Refinishing is going a few steps deeper beyond restoration. When the furniture needs more than just cleaning, cosmetic repairs, and repolishing, you will need to get more invasive to save it. For example, if the paint or the finish is peeling off, reapplying it on top may not stick. Refinishing often involves processes that strip off the current finish, prepare the surface to be reset, and reapply a new material or coat that can potentially give a completely new look and/or life to the furniture. Refinishing can be applied to various materials such as wood, metal, glass, and plastic. Re-upholstering a couch can also be counted as a refinish effort.

The overall steps involved in refinishing can be similar to that of restoring. However, as opposed to restoration, refinishing can/may

  • Require more than cosmetic repairs and replacements.

  • Involve structural or material changes.

  • Deliver a completely new look.

  • Be more time-consuming and costly.

  • Even require some external help from an expert.

The whole project can be exciting and fulfilling, depending on your interest in the subject. E.g. distress painting is often accoladed by beginners that it liberates you from perfectionism and technical knowledge, takes minimal effort, and often delivers terrific outcomes.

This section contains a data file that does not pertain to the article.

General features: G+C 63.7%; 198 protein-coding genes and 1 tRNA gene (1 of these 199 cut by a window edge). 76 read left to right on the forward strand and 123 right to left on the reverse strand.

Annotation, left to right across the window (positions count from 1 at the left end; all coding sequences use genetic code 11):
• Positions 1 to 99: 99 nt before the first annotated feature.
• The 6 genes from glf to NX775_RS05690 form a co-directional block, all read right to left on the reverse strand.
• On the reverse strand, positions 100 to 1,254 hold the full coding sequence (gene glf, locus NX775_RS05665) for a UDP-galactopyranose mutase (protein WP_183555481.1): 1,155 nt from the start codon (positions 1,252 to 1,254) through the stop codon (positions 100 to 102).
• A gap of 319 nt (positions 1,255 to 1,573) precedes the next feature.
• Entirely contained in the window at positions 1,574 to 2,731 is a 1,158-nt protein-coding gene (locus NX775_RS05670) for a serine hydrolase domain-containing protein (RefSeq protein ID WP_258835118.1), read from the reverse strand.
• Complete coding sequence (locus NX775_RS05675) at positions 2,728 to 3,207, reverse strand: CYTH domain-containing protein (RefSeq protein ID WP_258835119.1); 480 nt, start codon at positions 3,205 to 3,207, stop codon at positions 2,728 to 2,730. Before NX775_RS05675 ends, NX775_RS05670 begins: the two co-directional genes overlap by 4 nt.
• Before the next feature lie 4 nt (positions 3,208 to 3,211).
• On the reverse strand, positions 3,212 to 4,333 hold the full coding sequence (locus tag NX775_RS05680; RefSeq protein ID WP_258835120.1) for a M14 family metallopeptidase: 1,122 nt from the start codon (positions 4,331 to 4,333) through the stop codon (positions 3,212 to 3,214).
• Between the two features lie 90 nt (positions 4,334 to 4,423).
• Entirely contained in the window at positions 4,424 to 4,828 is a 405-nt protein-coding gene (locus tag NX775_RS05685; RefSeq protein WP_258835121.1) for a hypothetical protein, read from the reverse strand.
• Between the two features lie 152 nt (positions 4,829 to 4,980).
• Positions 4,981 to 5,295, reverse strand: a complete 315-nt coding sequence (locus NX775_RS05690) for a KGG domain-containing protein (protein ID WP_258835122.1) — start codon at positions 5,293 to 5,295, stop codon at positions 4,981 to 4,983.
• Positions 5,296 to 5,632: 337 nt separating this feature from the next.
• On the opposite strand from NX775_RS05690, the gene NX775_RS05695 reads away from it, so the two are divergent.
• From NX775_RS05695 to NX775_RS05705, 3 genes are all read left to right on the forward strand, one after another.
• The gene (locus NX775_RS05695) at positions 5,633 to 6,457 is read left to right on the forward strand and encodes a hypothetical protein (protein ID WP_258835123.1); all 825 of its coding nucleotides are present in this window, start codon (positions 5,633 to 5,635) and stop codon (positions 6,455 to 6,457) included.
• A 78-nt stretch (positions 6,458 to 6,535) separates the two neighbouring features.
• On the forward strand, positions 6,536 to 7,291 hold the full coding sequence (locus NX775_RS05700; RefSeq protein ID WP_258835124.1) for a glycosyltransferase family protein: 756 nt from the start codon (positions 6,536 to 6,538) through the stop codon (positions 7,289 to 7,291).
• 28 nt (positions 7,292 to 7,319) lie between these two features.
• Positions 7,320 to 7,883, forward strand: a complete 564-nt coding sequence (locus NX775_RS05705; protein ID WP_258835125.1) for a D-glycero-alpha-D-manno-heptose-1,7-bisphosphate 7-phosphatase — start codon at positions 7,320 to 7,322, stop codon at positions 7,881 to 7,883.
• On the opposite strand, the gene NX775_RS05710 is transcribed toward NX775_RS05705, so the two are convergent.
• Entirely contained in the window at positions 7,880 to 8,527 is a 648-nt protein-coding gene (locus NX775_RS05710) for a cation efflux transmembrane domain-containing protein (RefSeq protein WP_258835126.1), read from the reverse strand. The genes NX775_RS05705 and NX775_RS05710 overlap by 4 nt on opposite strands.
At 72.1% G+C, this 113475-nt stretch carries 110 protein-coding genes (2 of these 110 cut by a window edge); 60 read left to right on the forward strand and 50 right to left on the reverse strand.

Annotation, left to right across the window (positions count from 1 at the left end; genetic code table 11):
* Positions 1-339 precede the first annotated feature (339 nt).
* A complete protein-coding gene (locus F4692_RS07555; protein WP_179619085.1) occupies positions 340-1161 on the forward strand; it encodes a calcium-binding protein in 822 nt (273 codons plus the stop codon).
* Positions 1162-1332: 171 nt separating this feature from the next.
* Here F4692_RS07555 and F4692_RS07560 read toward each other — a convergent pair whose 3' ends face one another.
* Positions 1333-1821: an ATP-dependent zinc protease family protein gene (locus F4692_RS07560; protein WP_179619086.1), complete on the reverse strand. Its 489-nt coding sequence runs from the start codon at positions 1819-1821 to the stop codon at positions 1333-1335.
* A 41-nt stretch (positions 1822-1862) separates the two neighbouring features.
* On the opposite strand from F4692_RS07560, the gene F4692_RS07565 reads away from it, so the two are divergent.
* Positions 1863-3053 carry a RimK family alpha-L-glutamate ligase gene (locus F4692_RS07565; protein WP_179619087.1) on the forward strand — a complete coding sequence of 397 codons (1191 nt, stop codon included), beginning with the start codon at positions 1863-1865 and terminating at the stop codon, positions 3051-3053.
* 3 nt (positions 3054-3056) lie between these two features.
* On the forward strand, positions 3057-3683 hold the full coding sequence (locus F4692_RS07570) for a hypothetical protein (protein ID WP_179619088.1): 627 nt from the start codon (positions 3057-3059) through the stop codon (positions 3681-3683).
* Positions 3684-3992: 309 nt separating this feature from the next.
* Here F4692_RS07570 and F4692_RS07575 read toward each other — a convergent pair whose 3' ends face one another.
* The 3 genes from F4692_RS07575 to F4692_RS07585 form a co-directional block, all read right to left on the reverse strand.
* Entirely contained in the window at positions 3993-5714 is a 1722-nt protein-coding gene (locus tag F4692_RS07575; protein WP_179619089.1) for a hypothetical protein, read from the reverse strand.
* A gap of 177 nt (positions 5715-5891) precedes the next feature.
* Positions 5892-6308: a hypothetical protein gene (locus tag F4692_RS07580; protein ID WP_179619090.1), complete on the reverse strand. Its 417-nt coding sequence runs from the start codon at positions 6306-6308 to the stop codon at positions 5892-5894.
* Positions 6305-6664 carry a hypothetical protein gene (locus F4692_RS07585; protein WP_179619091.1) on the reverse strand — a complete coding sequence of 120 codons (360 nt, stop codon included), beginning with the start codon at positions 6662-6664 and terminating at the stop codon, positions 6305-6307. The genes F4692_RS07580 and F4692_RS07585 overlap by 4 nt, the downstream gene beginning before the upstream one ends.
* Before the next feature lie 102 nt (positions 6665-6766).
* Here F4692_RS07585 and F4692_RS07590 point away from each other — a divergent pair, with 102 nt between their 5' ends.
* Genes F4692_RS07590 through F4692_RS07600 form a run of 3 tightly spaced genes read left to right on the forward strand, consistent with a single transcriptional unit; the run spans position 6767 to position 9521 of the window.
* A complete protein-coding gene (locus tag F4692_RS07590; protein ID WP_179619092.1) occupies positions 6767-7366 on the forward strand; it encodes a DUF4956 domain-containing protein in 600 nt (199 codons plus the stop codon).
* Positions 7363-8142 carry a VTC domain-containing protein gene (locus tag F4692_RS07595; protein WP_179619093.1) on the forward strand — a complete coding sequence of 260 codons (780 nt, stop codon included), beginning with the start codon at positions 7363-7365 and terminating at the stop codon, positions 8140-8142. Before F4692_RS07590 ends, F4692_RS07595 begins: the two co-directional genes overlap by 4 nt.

4. Repurpose

When the furniture is reimagined to serve a different purpose and made to look like an entirely different product, that effort is called repurposing. A door may be repurposed as a tabletop, a tub reborn as a couch, chairs joined to make a bench, and so on.

You can consider repurposing when

  • The furniture doesn’t serve its current purpose but it has major still-functional part(s) that can be put to use.

  • You can afford to spend a good amount of time.

  • You are looking for DIY projects to be done alone or with family /friends towards making a memorable piece.

  • You want to explore your creative side.

  • You want to make a business out of your time and creativity.

You can find many examples online about how a thrift shop pennyworth furniture was transformed into a valuable asset worth a few hundred or thousands very creatively.

You can easily find many local businesses that provide Furniture Restoration, Refinish and Repurpose services. Here is a list of sample services sources that you can refer to.

5. Donate